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Title: Robert Peel Dawson, Laprairie to his parents, [Paris?].
CollectionIrish Emigration Database
FilePeel Dawson, Robert/122
SenderPeel Dawson, Robert
Sender Gendermale
Sender Occupationarmy officer
Sender ReligionProtestant
OriginLa Prairie, Quebec, Canada
Recipient Gendermale-female
SourceT 850/1: Obtained from Mrs Brackenbury, Moyola Park, Castledawson, Co. Londonderry.
ArchiveThe Public Record Office, Northern Ireland.
Doc. No.9405222
Partial Date
Doc. TypeEMG
LogDocument added by LT, 09:05:1994.
Word Count360
TranscriptLaprairie, Jany 15th 1838 [1839?]
My dearest Parents,
I received yesterday your packet of letters from Paris. You had not
when you wrote them heard of the Rebellion in Canada, and I sincerely hope
that the intelligence of its commencement & suppression reached you
together. We are not yet removed to Montreal. Reports of intended
insurrection keep us in constant motion. When I was in bed the other night a
Corporal came into my room & told me that we were immediately to commence a
march to the Lines. We proceeded there, but the Rebels had as usual left the
neighbourhood on our approach. We remained there ten days, went to St. Johns
for the same space of time, and returned to Laprairie again.
The cold this year has been very severe, twenty degrees below Zero is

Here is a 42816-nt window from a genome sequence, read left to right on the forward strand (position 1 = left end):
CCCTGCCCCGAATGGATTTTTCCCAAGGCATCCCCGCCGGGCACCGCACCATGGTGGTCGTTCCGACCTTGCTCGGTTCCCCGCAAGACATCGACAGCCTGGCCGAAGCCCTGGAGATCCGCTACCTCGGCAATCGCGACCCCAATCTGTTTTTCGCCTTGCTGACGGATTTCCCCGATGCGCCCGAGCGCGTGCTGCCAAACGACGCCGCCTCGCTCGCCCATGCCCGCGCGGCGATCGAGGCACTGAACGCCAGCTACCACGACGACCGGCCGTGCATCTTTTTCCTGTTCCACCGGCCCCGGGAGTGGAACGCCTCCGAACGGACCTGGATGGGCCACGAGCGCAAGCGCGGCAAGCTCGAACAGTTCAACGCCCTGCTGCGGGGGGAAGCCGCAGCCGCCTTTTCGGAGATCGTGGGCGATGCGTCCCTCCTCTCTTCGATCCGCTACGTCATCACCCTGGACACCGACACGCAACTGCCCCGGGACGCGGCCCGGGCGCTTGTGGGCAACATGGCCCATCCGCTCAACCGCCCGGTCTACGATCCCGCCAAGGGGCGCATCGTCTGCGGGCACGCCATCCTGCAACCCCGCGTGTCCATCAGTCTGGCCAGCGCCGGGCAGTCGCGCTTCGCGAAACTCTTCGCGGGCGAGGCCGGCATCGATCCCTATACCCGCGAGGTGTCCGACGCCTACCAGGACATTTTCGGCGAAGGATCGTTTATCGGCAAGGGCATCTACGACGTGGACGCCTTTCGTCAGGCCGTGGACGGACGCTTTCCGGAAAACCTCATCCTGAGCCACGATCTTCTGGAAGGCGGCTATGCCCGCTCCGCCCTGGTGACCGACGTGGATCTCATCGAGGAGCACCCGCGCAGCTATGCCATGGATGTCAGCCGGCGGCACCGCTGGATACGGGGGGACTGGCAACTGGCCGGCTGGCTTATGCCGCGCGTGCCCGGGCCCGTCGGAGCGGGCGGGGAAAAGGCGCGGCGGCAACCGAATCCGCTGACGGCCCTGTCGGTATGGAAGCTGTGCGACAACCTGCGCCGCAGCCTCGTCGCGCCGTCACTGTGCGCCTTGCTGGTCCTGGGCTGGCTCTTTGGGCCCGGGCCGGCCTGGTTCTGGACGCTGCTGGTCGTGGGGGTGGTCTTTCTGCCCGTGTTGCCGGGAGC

now the usual state of the Thermometer. The St. Lawrence was frozen over
three weeks earlier than it has been any year since that of 1826. I,
however, like the climate, it is dry and clear & makes you always feel
in spirits. How I thought of you on Christmas day & longed to join the
happy party assembled in the Rue de Castiglione.
I like Montreal much better than Quebec. I do not know any country
town except Brighton which affords so much gaiety and can boast so many
pretty Faces. There are balls every evening, and sometimes two, and Private
Theatricals are very favourite amusements. I go to Montreal every day in my
sleigh across the ice, it is only a three quarters of a hour's drive, though
the distance is nine miles. We all delight in Sir Colborne and I believe in
the Whole District he is more popular than any one [anyone?] who preceeded
him. If he has a fault it is that of too great laxity to his prisoners. He
is most kind & good natured to me and invariably invites me to dinner when
he meets me in Montreal.
I anxiously hope that you are all enjoying every happiness and
blessing and with best love to my dearest brothers, assure yourselves of the
endless affection of your devoted Son,
Robert Peel Dawson.